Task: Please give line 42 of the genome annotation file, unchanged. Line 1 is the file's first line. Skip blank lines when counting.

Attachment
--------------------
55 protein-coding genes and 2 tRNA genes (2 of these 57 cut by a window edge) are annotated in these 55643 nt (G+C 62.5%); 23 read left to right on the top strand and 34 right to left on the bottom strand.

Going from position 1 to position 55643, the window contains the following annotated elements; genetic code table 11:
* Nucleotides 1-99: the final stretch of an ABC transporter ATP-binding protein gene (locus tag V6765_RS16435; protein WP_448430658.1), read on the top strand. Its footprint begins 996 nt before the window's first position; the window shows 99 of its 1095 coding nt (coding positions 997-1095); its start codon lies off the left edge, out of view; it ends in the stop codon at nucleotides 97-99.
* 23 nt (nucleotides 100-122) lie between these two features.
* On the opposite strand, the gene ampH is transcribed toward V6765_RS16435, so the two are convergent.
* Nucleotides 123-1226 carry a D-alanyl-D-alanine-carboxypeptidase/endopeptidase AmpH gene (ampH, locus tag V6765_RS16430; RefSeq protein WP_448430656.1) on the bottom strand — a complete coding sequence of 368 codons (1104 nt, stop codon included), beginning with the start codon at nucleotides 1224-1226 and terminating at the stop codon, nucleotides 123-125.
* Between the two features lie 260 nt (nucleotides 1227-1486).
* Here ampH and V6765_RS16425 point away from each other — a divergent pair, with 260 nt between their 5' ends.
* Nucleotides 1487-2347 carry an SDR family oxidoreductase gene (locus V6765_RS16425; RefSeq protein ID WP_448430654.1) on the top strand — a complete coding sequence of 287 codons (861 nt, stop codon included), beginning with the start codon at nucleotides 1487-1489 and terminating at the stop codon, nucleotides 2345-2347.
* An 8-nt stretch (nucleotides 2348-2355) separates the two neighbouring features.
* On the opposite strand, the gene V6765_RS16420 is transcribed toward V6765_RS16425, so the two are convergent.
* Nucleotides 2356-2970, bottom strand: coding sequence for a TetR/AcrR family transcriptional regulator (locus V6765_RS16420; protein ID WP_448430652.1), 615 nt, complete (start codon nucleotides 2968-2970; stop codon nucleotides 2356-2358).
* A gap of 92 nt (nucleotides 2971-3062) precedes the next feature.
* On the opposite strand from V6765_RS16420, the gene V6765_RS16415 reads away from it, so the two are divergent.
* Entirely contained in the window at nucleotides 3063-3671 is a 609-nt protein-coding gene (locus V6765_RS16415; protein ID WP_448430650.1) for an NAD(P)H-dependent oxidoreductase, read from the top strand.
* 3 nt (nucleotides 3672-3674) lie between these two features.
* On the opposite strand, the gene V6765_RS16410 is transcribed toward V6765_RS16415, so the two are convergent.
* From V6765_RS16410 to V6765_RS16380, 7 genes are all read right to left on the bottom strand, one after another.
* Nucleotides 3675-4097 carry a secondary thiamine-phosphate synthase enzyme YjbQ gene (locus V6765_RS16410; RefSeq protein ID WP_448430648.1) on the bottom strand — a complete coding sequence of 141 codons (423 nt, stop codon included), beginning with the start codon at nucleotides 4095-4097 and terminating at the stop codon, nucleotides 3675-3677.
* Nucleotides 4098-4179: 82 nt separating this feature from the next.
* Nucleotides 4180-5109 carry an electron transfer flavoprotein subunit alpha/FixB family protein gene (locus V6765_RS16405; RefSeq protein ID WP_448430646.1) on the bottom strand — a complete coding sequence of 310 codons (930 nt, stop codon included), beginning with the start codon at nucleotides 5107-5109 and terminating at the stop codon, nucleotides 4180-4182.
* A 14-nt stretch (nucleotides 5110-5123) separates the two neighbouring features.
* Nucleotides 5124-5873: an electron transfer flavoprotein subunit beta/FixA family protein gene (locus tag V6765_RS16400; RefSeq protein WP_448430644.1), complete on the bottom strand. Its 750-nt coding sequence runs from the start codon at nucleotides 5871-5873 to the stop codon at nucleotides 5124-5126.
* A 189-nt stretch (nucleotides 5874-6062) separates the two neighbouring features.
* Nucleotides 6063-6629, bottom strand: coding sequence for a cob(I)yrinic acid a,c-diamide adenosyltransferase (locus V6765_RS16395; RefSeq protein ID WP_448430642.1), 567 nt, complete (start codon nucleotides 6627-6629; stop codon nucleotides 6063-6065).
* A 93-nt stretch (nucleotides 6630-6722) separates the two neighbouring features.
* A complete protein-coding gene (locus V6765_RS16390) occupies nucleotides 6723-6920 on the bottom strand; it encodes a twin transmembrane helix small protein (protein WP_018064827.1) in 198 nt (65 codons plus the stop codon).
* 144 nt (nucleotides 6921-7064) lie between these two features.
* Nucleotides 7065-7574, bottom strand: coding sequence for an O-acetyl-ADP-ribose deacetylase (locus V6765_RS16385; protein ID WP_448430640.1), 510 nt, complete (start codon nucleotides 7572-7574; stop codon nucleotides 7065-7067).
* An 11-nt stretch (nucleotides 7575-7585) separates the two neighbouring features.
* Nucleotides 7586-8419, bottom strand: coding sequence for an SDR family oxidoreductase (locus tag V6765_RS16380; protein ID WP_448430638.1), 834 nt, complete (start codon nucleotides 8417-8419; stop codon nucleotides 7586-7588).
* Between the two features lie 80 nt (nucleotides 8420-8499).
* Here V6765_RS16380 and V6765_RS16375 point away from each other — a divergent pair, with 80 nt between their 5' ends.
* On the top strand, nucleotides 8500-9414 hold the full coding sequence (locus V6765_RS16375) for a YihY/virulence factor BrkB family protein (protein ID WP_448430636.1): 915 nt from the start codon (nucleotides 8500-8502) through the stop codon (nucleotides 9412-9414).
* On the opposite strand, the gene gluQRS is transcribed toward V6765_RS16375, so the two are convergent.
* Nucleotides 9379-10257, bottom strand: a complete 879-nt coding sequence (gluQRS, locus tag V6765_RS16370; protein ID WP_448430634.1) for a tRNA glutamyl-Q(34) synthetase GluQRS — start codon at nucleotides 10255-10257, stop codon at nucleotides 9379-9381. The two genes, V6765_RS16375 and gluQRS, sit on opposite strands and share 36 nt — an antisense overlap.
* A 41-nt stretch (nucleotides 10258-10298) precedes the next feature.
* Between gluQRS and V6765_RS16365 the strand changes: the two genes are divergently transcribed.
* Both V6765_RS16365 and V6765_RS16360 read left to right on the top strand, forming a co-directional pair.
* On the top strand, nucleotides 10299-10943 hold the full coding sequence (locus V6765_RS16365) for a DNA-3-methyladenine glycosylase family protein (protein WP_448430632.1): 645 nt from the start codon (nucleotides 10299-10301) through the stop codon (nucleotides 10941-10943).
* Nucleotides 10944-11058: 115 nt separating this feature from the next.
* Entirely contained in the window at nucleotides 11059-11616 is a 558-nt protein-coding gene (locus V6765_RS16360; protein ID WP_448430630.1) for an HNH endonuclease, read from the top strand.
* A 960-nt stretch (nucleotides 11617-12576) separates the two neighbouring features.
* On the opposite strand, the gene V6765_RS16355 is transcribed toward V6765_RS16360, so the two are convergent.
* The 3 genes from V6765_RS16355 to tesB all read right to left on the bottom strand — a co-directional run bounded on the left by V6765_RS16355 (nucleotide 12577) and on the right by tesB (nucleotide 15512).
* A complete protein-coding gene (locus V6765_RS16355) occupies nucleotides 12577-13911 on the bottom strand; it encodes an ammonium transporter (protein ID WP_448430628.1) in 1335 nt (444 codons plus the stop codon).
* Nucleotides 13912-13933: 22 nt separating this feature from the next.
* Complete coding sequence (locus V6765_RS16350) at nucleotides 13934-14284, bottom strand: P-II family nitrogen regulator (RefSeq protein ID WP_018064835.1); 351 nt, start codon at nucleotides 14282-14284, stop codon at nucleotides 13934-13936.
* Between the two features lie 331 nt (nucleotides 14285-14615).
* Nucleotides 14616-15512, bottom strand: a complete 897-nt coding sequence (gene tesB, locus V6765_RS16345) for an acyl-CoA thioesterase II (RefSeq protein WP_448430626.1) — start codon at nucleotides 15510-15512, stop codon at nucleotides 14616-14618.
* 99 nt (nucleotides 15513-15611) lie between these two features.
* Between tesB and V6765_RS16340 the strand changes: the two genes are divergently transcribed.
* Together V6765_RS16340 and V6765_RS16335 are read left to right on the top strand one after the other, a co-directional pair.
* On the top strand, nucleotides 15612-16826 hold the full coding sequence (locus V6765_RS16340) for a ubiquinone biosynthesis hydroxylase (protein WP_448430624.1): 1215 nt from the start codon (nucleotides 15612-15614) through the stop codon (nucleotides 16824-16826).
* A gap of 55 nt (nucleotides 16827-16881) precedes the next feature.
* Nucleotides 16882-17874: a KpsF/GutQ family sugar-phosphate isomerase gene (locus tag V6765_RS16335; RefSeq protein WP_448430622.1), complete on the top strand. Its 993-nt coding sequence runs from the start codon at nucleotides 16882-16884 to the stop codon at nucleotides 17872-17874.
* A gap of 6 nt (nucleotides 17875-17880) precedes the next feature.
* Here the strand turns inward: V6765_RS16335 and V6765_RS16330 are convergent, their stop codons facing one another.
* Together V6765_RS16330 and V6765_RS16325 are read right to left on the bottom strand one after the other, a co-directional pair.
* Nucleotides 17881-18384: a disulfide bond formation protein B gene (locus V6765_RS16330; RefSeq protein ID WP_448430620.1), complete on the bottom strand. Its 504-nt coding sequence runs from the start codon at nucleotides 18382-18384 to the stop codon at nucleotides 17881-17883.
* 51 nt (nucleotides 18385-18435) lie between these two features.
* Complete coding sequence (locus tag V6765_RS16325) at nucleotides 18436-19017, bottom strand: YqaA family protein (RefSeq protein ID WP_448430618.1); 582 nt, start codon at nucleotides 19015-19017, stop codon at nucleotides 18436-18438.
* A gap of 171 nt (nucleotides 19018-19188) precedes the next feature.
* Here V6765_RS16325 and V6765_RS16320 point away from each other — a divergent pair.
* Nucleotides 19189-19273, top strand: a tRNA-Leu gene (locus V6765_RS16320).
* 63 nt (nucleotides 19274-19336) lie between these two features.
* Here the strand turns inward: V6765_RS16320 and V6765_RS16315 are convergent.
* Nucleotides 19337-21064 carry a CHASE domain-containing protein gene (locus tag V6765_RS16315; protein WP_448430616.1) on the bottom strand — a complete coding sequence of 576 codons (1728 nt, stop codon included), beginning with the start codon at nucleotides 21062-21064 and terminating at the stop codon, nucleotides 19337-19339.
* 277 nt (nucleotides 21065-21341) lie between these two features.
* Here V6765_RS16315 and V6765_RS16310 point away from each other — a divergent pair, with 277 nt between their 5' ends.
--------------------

* Entirely contained in the window at nucleotides 11059-11616 is a 558-nt protein-coding gene (locus V6765_RS16360; protein ID WP_448430630.1) for an HNH endonuclease, read from the top strand.